Review of the Canon EOS 30D
Canon continues its dedication to the CMOS sensor, and the 30D contains the same version as the EOS 20D, with 8.2 million effective pixels, out of a total 8.5million. The sensor is also APS-C size, which offers a 1.6x shift in focal length on 35mm format lenses. Speaking of lenses, the camera continues to use the Canon EF mount, which means any Canon AF lens may be used, or similar from the independent lens makers.
So, what sets this camera apart from the 20D? Basically the camera has been updated to take advantage of some of the newer features Canon has been including in recent cameras. To start with there’s a larger LCD screen, with 2.5 diagonal inches of viewable area, 230,000 pixels and a quoted viewing angle of 85° from most directions. Actually this is a little confusing; most manufacturers would refer to this as a 170° viewing angle, which sounds better, but also I think gives a better illustration of how easy it is to see the screen at obtuse angles.
Introducing a new camera with a large screen is nothing new of course; Nikon did the same with the D70s, and Canon followed up the EOS 1D Mk II with the ‘n’ version and an added half an inch. But, like the Mk IIn, there’s more that has been added to the 30D. Canon has added its Picture Style software to the camera. We’ve covered this in reviews of recent digital cameras, but I’ll briefly recap. Picture Style provides a sub menu to allow you to add in-camera digital optimisation for popular subjects such as portraits or landscapes. There are various curves and settings for vivid, neutral or natural images, as well as black & white options. And you can download more options from the web, or build your own custom effects. It’s like scene modes on steroids and works well. If you’re shooting in RAW you can add the effect or delete if you’re not happy. The other major upgrade incorporated into the EOS 30D is the frame rate, which has been increased from 5fps over 23 frames on the 20D, to 5fps over 30fps. This increase in buffer size may not be that significant to most, but if you’re interested in sport or wildlife it could save your photographic life.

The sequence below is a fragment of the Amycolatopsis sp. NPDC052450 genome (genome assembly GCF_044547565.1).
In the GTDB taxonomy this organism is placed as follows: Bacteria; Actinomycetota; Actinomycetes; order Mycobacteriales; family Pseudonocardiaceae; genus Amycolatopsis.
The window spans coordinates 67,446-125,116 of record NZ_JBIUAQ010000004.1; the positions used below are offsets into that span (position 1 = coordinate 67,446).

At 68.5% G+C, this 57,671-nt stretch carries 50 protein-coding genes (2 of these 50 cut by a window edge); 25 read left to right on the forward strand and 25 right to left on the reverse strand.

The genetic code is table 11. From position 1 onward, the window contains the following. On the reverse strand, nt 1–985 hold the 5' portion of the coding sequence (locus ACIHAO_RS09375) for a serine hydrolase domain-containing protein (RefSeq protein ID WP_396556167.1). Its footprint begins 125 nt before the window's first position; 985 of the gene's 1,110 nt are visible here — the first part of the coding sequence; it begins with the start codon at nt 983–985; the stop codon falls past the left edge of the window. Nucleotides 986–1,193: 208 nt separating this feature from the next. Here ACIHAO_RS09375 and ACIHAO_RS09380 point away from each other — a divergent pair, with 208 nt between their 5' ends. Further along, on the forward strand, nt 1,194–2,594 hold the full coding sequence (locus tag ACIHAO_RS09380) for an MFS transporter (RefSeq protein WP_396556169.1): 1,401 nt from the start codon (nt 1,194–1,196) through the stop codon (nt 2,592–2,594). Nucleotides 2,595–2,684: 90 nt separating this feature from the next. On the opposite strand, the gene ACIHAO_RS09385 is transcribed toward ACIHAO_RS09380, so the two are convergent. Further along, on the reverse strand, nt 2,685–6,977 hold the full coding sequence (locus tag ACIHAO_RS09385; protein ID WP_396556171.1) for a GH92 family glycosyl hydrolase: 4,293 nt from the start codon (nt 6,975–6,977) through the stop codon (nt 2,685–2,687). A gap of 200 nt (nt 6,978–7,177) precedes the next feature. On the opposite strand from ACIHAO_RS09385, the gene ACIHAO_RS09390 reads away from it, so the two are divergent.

In other respects, there’s much the same as before. The camera has a DIGIC II processor, magnesium alloy shell and the same shutter speeds as before. The AF system is the same as the 20D too, with a nine-selectable point system, enabling easy and fast focusing on off-centre subjects. Similarly the cameras share the same metering system, including AF linked evaluative metering, 3.5% central area spot metering and good old-fashioned centreweighted metering.